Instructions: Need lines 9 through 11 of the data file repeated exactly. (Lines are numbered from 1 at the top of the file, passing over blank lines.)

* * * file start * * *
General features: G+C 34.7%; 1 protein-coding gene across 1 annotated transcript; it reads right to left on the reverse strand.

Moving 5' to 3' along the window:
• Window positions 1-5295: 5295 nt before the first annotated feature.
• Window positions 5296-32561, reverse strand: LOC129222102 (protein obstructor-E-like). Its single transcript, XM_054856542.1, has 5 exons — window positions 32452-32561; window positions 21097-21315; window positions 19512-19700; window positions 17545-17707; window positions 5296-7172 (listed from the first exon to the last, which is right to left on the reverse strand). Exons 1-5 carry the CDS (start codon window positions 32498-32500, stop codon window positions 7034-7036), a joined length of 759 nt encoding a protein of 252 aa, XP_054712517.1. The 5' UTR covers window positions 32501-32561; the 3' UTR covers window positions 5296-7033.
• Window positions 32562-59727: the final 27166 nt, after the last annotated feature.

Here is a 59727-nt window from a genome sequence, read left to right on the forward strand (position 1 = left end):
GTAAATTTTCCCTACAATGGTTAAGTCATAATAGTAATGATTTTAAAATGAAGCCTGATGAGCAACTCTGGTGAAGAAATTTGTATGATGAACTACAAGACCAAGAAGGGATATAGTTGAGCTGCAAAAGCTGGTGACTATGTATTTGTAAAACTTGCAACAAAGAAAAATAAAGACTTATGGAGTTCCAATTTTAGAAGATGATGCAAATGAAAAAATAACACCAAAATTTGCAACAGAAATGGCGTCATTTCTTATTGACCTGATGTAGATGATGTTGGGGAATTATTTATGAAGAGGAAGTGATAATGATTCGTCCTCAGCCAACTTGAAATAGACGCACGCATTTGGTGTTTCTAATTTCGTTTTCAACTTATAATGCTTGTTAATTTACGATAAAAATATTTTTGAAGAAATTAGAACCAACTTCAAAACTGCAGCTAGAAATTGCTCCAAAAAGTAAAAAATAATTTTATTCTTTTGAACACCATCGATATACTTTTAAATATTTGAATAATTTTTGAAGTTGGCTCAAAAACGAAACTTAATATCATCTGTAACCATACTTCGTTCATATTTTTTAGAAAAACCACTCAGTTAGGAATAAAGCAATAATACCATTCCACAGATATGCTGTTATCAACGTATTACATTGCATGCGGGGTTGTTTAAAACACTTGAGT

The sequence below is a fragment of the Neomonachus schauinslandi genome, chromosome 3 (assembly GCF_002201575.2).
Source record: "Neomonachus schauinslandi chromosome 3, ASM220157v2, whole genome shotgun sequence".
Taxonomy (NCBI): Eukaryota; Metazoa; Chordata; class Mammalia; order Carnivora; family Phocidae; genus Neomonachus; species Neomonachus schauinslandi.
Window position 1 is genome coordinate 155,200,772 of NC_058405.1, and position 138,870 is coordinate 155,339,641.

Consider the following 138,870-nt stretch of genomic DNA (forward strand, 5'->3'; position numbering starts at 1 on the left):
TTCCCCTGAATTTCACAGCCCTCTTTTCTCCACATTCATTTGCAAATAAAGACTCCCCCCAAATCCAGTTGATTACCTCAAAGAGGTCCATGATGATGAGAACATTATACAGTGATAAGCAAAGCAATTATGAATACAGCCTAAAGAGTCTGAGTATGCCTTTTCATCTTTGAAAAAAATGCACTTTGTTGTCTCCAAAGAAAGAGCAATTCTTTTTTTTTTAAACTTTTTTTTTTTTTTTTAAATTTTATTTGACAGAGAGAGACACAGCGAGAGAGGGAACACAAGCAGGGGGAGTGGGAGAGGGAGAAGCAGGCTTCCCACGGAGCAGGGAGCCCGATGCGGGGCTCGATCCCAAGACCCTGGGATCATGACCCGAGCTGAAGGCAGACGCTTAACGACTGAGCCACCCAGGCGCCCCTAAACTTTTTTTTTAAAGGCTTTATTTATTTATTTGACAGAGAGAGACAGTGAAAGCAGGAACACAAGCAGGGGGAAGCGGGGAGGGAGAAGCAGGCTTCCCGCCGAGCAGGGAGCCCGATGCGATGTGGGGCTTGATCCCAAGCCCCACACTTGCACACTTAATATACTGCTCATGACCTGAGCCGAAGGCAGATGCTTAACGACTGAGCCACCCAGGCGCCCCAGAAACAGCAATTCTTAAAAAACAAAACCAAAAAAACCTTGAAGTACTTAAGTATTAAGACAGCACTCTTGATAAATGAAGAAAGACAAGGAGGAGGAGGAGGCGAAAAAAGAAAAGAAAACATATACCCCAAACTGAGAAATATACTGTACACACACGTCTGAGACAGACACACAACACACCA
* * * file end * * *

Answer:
Source record: "Neomonachus schauinslandi chromosome 3, ASM220157v2, whole genome shotgun sequence".
Taxonomy (NCBI): Eukaryota; Metazoa; Chordata; class Mammalia; order Carnivora; family Phocidae; genus Neomonachus; species Neomonachus schauinslandi.
Window position 1 is genome coordinate 155,200,772 of NC_058405.1, and position 138,870 is coordinate 155,339,641.